Regarding darker sources of pleasure, Csikszentmihalyi remarks:
. . . the underground system of forbidden pleasures run by gamblers, pimps, and drug dealers, which is dialectically linked to the official institutions, promises its own rewards of easy dissipation -- provided we pay. The messages are very different, but their outcome is essentially the same: they make us dependent on a social system that exploits its energies for its own purposes.
Why exactly flow should be expected to be exempt from exploitation by social systems seems to me an interesting question. Is any source of human pleasure exempt from that? It would seem to me that if a reward circuit exists, a way will arise for it to be exploited. Flow may be a better and more reliable source of human happiness that heroin, but why is there any reason to believe that the psychological state of flow cannot be exploited?
And here is where reading these two books together gets interesting. There is a very specific attentional feature to flow states to which Csikszentmihalyi returns again and again: a focused awareness, a narrowed concentration -- what my husband described in me as a "hawk-like focus."
The mark of a person who is in control of consciousness is the ability to focus attention at will, to be oblivious to distractions . . .
Now combine that with all the complexities of deceitful human social interaction as described by Ford, and your protagonist is headed for a real George-of-the-Jungle moment, swinging serenely through the jungles of intellectual experience headed straight for that TREEEEEEE. "Optimal" experience carries with it specific vulnerabilities. So perhaps it also carries with it specific opportunities for exploitation.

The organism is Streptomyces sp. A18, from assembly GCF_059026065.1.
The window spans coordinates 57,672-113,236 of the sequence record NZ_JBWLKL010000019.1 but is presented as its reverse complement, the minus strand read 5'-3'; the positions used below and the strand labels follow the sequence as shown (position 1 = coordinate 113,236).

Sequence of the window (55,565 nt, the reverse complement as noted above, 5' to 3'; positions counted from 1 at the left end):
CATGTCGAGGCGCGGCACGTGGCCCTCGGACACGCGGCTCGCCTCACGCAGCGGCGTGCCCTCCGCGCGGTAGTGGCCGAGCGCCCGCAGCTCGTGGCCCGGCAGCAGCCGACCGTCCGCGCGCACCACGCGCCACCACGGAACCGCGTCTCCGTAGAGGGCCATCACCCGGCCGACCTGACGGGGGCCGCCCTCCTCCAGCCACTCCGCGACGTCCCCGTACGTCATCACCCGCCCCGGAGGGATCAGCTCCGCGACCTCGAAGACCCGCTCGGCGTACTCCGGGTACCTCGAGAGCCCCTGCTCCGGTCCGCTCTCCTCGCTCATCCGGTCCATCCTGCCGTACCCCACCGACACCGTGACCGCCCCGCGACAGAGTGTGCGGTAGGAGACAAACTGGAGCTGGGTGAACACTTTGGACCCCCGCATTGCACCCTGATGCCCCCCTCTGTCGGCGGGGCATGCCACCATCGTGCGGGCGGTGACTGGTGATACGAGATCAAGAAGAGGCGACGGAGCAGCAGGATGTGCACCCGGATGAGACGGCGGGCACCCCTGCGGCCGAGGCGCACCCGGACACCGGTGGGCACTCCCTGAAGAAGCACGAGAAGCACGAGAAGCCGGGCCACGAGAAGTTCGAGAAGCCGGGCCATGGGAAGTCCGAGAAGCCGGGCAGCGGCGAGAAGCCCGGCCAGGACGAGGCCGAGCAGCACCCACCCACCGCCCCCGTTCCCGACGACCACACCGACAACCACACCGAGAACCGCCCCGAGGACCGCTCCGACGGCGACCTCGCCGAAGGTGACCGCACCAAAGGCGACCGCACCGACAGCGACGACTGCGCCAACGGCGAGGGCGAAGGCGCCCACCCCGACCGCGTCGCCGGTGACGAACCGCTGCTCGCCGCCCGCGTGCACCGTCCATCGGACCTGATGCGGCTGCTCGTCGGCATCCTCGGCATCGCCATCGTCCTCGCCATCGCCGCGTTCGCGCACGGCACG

Secondly, there are moments in these two books when it seems like they could be describing the same person from radically different perspectives. The continuing emphasis on the importance of the feeling of mastery, as explained in Flow, has unsettling resonances with Ford's accounts of the lives of impostors and pathological liars.
Also, mastery, set in the context of the narrowing of perceptions, which could also be framed as a form of self-deception, is an interesting psychological state indeed. Also, it's hard to say that what one person would call "flow" might not be called "hypomania" by someone else. Mastery, as he uses the word, seems to be an inner experience rather than something externally verifiable, the feeling of power, the feeling of control.
I'm only halfway through Flow. We'll see where the second half takes me.
UPDATE 9/1: Well, I had a go at the second half of the book, but I'm having the problem that Csikszentmihalyi seems to be trying to shoehorn most other forms of healthy pleasure into the notion of flow. Or maybe I'm just irritable and suspicious because he doesn't answer my objections. And of course the book was written years ago, so there's no particular reason to expect that he should. So I put it down and instead have been reading Robert Young Pelton's new book Licensed to Kill, which I am quite enjoying so far.